Mfundo Shezi – Ithuba Wild Coast Community College
People will throw parties and dance all night again
There is a day that Covid-19 aka Coronavirus will end. Until then, pray to God and keep your faith because he will make a way, writes 12-year-old Mfundo Tshezi, a Grade 7 learner at Ithuba Wild Coast Community College. In the meantime, the young lad yearns for a week’s vacation near a beach, eating burgers and fries and watching pretty girls walk by.
I would like see people swimming and wearing shades with no masks on – everyone breathing in fresh air. I can almost smell the fried sausages being sold by vendors, hear the bicycle bell of the icecream guy and music on the icecream truck; see all the mama’s who sit next to the beach selling toys; feel the hot sand between my toes; the cold water that hits your back when you are afraid to get into the sea, and watch pretty girls walk by until they disappear in crowds full of people.
When Covid-19 is over, excitement will be all around. When that day comes, people will throw parties and dance all night again. We will take off the masks, and life will back to normal. We will finally be able to go back to Church and worship God with our grannies and grandpa’s. We will be allowed to visit our relatives in other provinces, and the economy will go back to normal. We will live a life we once lived.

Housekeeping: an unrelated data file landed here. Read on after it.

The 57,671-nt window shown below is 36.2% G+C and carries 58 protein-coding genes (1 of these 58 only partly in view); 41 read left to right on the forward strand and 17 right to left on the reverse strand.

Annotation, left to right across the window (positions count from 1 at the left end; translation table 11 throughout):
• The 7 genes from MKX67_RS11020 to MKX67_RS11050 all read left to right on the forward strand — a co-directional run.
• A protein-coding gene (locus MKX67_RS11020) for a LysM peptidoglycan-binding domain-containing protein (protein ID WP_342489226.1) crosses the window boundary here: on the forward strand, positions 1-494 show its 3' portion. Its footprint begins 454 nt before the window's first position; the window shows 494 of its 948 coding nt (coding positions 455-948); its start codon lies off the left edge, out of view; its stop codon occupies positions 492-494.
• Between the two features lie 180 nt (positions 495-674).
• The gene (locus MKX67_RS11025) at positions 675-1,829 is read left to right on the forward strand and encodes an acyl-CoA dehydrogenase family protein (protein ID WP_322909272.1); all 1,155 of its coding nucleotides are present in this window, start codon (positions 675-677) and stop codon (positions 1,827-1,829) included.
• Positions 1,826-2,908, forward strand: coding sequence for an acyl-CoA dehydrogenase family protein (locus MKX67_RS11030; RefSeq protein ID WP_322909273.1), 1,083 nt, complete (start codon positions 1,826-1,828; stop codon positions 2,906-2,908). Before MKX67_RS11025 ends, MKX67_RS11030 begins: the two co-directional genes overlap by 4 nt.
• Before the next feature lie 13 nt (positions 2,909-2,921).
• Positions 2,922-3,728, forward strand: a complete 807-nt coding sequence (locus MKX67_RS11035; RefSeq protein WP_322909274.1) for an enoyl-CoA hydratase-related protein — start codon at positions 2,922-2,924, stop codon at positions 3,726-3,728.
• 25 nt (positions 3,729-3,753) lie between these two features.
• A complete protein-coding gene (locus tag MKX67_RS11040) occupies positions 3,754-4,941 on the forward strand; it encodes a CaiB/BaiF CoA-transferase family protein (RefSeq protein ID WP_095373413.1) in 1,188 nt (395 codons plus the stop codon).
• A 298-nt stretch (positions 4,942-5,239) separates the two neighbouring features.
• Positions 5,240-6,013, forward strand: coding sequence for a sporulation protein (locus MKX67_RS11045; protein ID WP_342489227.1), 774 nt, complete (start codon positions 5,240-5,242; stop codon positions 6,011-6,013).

But until then, because there is no vaccine, we will have to stay indoors and wear a mask when going out and maintain social distance for now. But there is a day that Covid-19 aka Coronavirus will end. Until then, pray to God and keep your faith in God, because he will make a way.
In an earlier story for Roving Reporters, Life in Lockdown in Mzamba, Mfundo described lockdown level 5 as one of the hardest things his family had ever experienced.
I live in Plangeni location with my family – a warm home with love, wrote Mfundo. It’s quiet because of the lockdown the president announced in March 2020 to prevent the spread of Covid-19.
In my opinion, I think it was a wise decision of the president to announce a lockdown to prevent the spread of Covid-19, even though it affected us as a family, a community and the economy of the country.
Lots of companies closed and only essential workers were allowed to work. Street vendors suffered a lot since they could not sell or provide for their families.
But no longer able to buy sweet and chips at the local shops, Mfundo said he had learned to eat more healthily, and was glad that there was no longer no loud music constantly blaring from nearby tavern.
And I have a place I can be alone most of the time. Its where I do most of my thinking in the backyard under a tree, wrote Mfundo.
I wake up in the morning, and make my bed. After that I play with my dogs, feed them and wash them. I wash dishes on the weekend and look after the plants by watering them every morning. During the day, I also do laundry.
Since there is this Covid-19 and we are in lockdown as a country, I mostly watch news that informs me about the situation and updates from the president about Covid-19 because they make us aware and more vigilant about the virus. I also watch cartoons with my siblings and education channels and have been listening to piano music and Gospel. Since we are not allowed to go outside, we play Play Station, Build a Fort.